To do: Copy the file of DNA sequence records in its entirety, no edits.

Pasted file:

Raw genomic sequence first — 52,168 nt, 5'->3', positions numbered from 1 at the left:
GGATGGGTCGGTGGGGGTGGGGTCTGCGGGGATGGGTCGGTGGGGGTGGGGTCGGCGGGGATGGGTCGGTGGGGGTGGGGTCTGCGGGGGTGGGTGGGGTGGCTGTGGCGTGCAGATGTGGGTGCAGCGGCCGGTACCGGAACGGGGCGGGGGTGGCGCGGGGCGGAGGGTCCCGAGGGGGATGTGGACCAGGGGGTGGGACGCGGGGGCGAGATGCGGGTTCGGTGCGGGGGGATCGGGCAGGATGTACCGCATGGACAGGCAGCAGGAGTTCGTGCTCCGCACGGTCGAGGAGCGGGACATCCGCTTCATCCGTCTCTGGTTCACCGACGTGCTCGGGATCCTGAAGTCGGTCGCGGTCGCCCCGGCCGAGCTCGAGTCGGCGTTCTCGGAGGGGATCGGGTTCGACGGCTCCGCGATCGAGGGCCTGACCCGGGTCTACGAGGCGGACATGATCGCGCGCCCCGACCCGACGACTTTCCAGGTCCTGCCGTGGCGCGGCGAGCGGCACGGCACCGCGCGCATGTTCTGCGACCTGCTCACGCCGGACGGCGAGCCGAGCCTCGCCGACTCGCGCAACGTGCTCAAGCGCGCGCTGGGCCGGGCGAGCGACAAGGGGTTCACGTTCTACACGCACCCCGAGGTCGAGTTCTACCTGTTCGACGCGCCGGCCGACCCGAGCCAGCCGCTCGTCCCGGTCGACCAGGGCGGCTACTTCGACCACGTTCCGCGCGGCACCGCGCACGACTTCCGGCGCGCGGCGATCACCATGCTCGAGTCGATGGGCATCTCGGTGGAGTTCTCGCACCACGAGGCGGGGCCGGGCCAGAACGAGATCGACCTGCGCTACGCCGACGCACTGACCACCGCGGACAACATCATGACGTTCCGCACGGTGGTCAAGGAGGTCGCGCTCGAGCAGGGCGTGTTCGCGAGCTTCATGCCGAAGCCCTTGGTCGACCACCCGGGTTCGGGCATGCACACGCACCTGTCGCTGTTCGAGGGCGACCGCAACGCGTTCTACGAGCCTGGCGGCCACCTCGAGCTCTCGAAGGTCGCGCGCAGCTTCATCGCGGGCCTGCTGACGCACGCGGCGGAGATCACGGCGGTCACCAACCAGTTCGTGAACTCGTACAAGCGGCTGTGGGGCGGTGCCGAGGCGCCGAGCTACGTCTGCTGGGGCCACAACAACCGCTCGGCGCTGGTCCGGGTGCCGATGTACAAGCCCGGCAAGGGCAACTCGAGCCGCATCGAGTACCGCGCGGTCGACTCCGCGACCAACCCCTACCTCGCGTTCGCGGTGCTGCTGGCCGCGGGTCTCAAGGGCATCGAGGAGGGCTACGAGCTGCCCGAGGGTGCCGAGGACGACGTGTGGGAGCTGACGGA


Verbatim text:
Raw genomic sequence first — 52,168 nt, 5'->3', positions numbered from 1 at the left:
GGATGGGTCGGTGGGGGTGGGGTCTGCGGGGATGGGTCGGTGGGGGTGGGGTCGGCGGGGATGGGTCGGTGGGGGTGGGGTCTGCGGGGGTGGGTGGGGTGGCTGTGGCGTGCAGATGTGGGTGCAGCGGCCGGTACCGGAACGGGGCGGGGGTGGCGCGGGGCGGAGGGTCCCGAGGGGGATGTGGACCAGGGGGTGGGACGCGGGGGCGAGATGCGGGTTCGGTGCGGGGGGATCGGGCAGGATGTACCGCATGGACAGGCAGCAGGAGTTCGTGCTCCGCACGGTCGAGGAGCGGGACATCCGCTTCATCCGTCTCTGGTTCACCGACGTGCTCGGGATCCTGAAGTCGGTCGCGGTCGCCCCGGCCGAGCTCGAGTCGGCGTTCTCGGAGGGGATCGGGTTCGACGGCTCCGCGATCGAGGGCCTGACCCGGGTCTACGAGGCGGACATGATCGCGCGCCCCGACCCGACGACTTTCCAGGTCCTGCCGTGGCGCGGCGAGCGGCACGGCACCGCGCGCATGTTCTGCGACCTGCTCACGCCGGACGGCGAGCCGAGCCTCGCCGACTCGCGCAACGTGCTCAAGCGCGCGCTGGGCCGGGCGAGCGACAAGGGGTTCACGTTCTACACGCACCCCGAGGTCGAGTTCTACCTGTTCGACGCGCCGGCCGACCCGAGCCAGCCGCTCGTCCCGGTCGACCAGGGCGGCTACTTCGACCACGTTCCGCGCGGCACCGCGCACGACTTCCGGCGCGCGGCGATCACCATGCTCGAGTCGATGGGCATCTCGGTGGAGTTCTCGCACCACGAGGCGGGGCCGGGCCAGAACGAGATCGACCTGCGCTACGCCGACGCACTGACCACCGCGGACAACATCATGACGTTCCGCACGGTGGTCAAGGAGGTCGCGCTCGAGCAGGGCGTGTTCGCGAGCTTCATGCCGAAGCCCTTGGTCGACCACCCGGGTTCGGGCATGCACACGCACCTGTCGCTGTTCGAGGGCGACCGCAACGCGTTCTACGAGCCTGGCGGCCACCTCGAGCTCTCGAAGGTCGCGCGCAGCTTCATCGCGGGCCTGCTGACGCACGCGGCGGAGATCACGGCGGTCACCAACCAGTTCGTGAACTCGTACAAGCGGCTGTGGGGCGGTGCCGAGGCGCCGAGCTACGTCTGCTGGGGCCACAACAACCGCTCGGCGCTGGTCCGGGTGCCGATGTACAAGCCCGGCAAGGGCAACTCGAGCCGCATCGAGTACCGCGCGGTCGACTCCGCGACCAACCCCTACCTCGCGTTCGCGGTGCTGCTGGCCGCGGGTCTCAAGGGCATCGAGGAGGGCTACGAGCTGCCCGAGGGTGCCGAGGACGACGTGTGGGAGCTGACGGA